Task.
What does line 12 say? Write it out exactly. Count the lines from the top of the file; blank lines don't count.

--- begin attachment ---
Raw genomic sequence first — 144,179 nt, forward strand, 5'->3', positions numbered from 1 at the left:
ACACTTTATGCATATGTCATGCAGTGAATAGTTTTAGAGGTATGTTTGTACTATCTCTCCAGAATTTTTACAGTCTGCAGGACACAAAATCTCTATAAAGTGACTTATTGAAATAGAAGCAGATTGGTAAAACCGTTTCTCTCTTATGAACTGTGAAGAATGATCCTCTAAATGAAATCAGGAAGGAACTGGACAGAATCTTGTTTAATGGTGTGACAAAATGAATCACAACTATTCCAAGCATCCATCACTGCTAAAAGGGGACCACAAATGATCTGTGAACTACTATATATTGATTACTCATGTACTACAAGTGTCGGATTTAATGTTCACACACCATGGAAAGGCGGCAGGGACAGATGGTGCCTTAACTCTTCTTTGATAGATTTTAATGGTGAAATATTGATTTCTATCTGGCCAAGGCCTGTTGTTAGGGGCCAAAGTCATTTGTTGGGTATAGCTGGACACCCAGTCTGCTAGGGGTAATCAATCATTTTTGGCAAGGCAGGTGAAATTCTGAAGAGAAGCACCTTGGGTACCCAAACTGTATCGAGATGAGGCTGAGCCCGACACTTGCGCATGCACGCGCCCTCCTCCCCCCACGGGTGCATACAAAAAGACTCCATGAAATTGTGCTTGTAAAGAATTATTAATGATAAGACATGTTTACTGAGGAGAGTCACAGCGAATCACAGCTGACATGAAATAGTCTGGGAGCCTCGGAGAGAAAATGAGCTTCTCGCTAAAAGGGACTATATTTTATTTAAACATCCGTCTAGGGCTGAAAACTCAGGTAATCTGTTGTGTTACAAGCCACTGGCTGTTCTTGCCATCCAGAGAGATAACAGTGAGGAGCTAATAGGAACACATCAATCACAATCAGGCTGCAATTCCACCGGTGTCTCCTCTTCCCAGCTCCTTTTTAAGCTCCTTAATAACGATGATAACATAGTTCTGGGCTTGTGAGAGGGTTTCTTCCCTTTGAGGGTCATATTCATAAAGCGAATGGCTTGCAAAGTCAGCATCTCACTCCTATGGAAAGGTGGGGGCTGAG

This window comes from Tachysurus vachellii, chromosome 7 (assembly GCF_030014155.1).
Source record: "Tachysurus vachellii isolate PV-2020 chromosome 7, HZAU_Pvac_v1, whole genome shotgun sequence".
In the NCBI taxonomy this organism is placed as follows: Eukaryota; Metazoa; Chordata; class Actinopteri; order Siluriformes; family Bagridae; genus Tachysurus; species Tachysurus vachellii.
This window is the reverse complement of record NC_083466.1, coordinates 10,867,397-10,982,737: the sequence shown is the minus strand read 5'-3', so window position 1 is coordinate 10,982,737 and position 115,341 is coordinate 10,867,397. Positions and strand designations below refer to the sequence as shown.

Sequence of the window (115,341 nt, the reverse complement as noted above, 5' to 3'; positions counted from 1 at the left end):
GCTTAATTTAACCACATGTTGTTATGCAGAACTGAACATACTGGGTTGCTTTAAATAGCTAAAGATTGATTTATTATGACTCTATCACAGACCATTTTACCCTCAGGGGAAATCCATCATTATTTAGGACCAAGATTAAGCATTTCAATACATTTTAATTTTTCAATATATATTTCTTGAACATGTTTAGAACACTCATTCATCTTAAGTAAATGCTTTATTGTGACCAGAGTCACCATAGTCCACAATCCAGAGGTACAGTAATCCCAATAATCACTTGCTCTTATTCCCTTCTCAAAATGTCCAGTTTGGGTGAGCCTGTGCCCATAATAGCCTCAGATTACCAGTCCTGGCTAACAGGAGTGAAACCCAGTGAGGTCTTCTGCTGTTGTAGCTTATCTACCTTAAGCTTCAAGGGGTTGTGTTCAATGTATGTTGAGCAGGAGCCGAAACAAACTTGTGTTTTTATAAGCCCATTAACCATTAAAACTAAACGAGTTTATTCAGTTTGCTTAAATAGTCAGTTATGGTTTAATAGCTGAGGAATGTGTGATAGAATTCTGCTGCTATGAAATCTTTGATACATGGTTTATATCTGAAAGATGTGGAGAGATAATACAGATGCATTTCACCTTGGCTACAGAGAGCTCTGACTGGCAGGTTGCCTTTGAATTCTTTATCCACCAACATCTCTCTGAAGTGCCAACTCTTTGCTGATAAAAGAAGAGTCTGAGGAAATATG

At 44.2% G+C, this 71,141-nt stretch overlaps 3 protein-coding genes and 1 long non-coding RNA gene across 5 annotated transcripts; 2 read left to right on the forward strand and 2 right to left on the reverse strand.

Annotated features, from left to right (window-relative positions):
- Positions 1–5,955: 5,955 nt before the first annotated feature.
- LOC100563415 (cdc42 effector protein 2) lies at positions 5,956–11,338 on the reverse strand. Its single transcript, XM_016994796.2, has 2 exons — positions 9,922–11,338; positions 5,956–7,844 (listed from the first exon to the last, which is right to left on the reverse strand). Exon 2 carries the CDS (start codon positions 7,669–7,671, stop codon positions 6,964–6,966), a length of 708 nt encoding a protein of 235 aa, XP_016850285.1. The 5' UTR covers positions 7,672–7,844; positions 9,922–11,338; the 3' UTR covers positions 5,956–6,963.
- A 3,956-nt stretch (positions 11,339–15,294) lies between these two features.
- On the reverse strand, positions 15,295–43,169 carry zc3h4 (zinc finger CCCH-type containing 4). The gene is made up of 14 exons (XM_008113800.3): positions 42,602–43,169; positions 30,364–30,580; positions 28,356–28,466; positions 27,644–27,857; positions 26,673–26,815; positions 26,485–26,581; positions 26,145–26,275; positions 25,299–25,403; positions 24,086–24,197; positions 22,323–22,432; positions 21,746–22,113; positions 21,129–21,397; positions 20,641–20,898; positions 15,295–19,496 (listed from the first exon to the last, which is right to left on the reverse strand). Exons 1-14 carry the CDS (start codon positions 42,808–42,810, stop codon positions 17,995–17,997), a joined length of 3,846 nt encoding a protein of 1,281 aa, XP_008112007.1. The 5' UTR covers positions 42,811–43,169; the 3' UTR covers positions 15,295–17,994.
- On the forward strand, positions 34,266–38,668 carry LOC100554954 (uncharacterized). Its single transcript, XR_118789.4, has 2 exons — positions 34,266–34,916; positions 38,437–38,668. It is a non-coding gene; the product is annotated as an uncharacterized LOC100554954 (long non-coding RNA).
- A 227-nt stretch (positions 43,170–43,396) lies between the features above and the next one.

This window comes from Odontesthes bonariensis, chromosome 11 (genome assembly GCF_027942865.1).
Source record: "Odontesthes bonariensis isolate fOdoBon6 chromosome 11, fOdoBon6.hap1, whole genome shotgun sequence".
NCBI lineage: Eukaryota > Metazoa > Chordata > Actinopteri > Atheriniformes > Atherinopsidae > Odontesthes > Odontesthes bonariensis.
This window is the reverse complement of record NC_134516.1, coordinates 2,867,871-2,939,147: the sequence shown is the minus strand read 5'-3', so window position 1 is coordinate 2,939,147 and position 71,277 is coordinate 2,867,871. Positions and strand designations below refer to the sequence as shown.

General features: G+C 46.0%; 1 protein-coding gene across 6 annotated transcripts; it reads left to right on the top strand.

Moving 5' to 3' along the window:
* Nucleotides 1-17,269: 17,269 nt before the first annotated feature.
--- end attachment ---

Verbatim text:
- LOC100563415 (cdc42 effector protein 2) lies at positions 5,956–11,338 on the reverse strand. Its single transcript, XM_016994796.2, has 2 exons — positions 9,922–11,338; positions 5,956–7,844 (listed from the first exon to the last, which is right to left on the reverse strand). Exon 2 carries the CDS (start codon positions 7,669–7,671, stop codon positions 6,964–6,966), a length of 708 nt encoding a protein of 235 aa, XP_016850285.1. The 5' UTR covers positions 7,672–7,844; positions 9,922–11,338; the 3' UTR covers positions 5,956–6,963.